31 gennaio 2014

So to speak...

The other day I was contributing to a discussion on the Adjiumi forum on what consumers seem to want, perfumes-wise. We'd already talked about it on other occasions and I'm aware that neither I nor my Adjiumi friends may be considered "average consumers": first, we wear more than one fragrance per day and have strong opinions and likes/dislikes, then we're willing to spend, if the fragrance is worth. 
So, we were trying to guess what the average consumer would like to buy today.

Judging by offerings now available in general stores, average consumers seem to buy perfumes with little attention, mostly following trends (for industries, it may be quite difficult to please people with no olfactory tastes... in Italy, we'd call it a "self-biting snake": this situation is also their fault)
.
But ... the others? That is, what do people between the two opposites (perfume enthusiasts and average consumers) want? 

I think many of them would like a simple thing: to be able to keep faithful to the fragrance they chose. Instead, they get extremely frustrated when "their" scent undergoes a reformulation. In the past two years Caterina and I have welcomed many clients in our lab, asking us to recreate that "X" (name of your choice) scent that they loved so much... until it has mysteriously morphed into something different.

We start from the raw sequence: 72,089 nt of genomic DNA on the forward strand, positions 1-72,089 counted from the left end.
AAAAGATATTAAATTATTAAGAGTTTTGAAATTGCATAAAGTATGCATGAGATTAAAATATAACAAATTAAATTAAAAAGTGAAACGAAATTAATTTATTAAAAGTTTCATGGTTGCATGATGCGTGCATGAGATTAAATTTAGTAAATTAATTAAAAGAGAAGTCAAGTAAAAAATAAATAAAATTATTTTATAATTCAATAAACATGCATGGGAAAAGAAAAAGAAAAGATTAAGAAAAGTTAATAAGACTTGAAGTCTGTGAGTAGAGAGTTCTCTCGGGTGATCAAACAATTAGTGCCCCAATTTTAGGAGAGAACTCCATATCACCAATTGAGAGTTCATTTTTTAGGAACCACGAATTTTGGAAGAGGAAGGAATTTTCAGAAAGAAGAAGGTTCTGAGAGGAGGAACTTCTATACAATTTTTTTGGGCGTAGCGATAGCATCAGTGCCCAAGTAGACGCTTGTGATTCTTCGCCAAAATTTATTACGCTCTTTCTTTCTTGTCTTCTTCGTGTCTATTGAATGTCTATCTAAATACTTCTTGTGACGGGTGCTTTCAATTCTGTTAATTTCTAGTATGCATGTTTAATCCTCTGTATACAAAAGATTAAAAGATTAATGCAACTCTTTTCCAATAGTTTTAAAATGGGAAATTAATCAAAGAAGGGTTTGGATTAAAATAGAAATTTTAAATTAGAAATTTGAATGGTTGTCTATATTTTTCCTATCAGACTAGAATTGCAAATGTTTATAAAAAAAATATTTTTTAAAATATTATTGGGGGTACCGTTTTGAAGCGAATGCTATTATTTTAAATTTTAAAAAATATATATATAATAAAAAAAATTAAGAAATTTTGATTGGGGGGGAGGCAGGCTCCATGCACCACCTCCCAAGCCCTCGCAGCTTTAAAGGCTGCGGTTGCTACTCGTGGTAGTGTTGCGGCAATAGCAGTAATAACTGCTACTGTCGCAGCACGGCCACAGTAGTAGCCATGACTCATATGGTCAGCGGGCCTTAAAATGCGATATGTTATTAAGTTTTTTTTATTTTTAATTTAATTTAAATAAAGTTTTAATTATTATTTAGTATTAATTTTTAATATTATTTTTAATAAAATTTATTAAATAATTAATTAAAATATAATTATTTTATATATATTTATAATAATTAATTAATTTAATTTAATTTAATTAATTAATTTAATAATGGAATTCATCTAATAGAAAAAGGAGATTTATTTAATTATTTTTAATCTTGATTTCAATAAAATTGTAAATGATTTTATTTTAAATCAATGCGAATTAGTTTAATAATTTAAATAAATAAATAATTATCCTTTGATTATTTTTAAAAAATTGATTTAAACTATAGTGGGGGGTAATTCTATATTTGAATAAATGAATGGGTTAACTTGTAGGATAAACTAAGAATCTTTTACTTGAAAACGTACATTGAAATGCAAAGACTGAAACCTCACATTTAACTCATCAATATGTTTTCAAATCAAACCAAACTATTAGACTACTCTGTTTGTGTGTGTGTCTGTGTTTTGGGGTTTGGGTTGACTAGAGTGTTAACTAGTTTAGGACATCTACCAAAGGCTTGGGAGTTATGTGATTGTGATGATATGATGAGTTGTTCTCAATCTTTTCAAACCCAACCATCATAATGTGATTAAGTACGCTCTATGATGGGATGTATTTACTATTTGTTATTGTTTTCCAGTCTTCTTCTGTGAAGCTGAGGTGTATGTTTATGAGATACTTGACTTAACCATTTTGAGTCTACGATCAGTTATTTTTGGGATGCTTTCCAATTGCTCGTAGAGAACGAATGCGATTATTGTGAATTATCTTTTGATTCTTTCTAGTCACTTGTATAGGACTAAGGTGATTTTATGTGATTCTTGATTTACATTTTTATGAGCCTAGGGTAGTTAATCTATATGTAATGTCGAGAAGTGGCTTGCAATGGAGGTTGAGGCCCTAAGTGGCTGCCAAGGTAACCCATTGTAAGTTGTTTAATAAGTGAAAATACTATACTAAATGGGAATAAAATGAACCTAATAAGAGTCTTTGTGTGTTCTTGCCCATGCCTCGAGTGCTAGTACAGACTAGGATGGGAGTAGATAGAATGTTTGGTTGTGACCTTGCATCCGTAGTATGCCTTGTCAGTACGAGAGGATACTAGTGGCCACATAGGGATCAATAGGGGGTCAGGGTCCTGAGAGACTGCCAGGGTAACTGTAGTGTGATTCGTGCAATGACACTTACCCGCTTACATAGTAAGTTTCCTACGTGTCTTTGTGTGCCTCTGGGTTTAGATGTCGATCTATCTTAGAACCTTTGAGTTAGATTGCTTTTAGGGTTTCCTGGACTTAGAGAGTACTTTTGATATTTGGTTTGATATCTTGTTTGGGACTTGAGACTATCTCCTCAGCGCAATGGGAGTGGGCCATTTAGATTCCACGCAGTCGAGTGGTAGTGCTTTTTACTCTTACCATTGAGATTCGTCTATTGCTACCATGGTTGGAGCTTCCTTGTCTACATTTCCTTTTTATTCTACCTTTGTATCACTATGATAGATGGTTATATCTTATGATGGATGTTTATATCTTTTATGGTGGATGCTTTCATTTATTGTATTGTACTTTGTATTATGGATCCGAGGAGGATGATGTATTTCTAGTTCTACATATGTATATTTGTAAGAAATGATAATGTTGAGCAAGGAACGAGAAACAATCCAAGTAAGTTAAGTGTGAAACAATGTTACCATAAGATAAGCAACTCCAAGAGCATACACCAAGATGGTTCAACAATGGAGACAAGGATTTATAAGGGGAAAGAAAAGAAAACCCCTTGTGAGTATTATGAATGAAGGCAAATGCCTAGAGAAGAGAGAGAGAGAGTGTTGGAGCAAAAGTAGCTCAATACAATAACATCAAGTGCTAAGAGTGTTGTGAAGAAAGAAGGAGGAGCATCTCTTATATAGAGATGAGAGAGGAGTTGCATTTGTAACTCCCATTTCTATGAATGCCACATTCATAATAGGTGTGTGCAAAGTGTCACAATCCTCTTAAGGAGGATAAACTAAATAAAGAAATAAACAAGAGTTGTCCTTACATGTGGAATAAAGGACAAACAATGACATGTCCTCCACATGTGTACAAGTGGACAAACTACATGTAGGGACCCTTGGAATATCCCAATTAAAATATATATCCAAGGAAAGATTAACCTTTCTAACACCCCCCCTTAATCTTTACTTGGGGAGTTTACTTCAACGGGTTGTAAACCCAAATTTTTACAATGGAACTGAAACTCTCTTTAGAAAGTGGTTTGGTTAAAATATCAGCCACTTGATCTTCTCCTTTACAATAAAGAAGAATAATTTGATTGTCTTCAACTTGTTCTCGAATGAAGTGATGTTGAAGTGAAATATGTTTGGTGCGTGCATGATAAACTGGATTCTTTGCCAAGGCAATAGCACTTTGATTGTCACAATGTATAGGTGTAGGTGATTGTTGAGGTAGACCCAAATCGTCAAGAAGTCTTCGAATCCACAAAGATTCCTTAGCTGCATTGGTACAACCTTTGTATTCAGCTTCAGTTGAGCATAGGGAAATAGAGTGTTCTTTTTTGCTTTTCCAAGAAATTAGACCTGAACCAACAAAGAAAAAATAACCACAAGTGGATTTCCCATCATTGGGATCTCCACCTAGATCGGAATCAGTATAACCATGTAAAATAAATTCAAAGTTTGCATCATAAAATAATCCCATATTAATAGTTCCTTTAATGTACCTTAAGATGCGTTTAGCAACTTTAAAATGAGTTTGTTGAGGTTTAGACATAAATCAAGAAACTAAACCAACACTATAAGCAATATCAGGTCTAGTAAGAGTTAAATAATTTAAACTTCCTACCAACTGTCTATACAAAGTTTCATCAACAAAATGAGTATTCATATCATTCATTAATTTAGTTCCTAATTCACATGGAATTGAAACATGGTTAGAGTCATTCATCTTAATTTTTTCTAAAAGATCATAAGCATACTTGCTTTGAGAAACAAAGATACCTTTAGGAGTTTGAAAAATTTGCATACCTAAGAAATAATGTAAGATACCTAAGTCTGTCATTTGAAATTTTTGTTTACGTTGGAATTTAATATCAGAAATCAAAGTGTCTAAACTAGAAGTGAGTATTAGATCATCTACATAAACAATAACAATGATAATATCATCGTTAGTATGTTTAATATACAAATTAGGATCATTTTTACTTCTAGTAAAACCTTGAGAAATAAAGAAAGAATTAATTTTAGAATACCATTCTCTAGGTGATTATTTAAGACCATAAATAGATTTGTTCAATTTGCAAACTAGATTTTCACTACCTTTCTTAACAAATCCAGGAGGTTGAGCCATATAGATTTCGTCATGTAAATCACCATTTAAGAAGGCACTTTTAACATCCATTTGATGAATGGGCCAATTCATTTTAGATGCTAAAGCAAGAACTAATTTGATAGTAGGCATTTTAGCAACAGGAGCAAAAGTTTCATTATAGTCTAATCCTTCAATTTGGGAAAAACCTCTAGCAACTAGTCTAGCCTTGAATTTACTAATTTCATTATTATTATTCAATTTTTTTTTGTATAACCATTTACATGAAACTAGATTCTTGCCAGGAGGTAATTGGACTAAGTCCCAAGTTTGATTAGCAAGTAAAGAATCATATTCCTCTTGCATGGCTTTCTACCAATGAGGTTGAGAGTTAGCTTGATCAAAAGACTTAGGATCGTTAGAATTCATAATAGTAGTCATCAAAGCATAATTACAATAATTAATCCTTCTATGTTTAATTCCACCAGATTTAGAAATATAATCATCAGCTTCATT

"This scent made me feel more true to myself" or "This scent used to spotlight the most beautiful part of me" or "This perfume has helped my married life in the evening hours... my husband loves it!"
 These are the diehards, those who were so enamored of the fragrance that can't be without it.
 Others stop buying perfumes at all because they no longer trust the industry:"If I succeed in finding another scent that I can feel mine, and after a couple of years they change it, I would be too sad." So they quit, thus wearing only scents their friends/relatives give them on occasions.
 
Perfume brands consider their scents like any other products: they come to life to make good revenue, and don't  care of the meaning these "products" have in people's lives. A perfume not a dishwashing soap, that you use it and buy another.

If you retouch formulas with cheaper raw materials you won't gain new money, you'll only cut investments. Good revenue is another matter.

I've been working in brand communication for 20 years, yet I struggle to understand what profit there may be in infuriating the hard-core loyalist who will buy a perfume forever, in favor of someone who will buy the newest version once and never again...
Someone would please explain?


ps

In case you were wondering, remaking a perfume as it was, is almost impossible. Companies hold patent on some of the molecules and bases included in the scents: even if we were the most formidable noses on earth, without those we can make something that only comes close.

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